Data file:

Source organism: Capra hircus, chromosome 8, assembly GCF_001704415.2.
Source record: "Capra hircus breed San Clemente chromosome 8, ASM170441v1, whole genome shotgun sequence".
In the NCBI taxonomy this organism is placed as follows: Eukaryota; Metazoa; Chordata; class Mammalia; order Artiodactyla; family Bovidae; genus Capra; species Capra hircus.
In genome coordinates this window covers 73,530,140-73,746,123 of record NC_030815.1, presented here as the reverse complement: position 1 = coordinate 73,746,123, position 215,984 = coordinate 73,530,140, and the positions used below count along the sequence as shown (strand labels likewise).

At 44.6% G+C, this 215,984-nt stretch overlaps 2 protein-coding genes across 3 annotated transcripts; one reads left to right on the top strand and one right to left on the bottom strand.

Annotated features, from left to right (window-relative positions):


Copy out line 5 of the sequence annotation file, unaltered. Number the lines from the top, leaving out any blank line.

At 44.6% G+C, this 215,984-nt stretch overlaps 2 protein-coding genes across 3 annotated transcripts; one reads left to right on the top strand and one right to left on the bottom strand.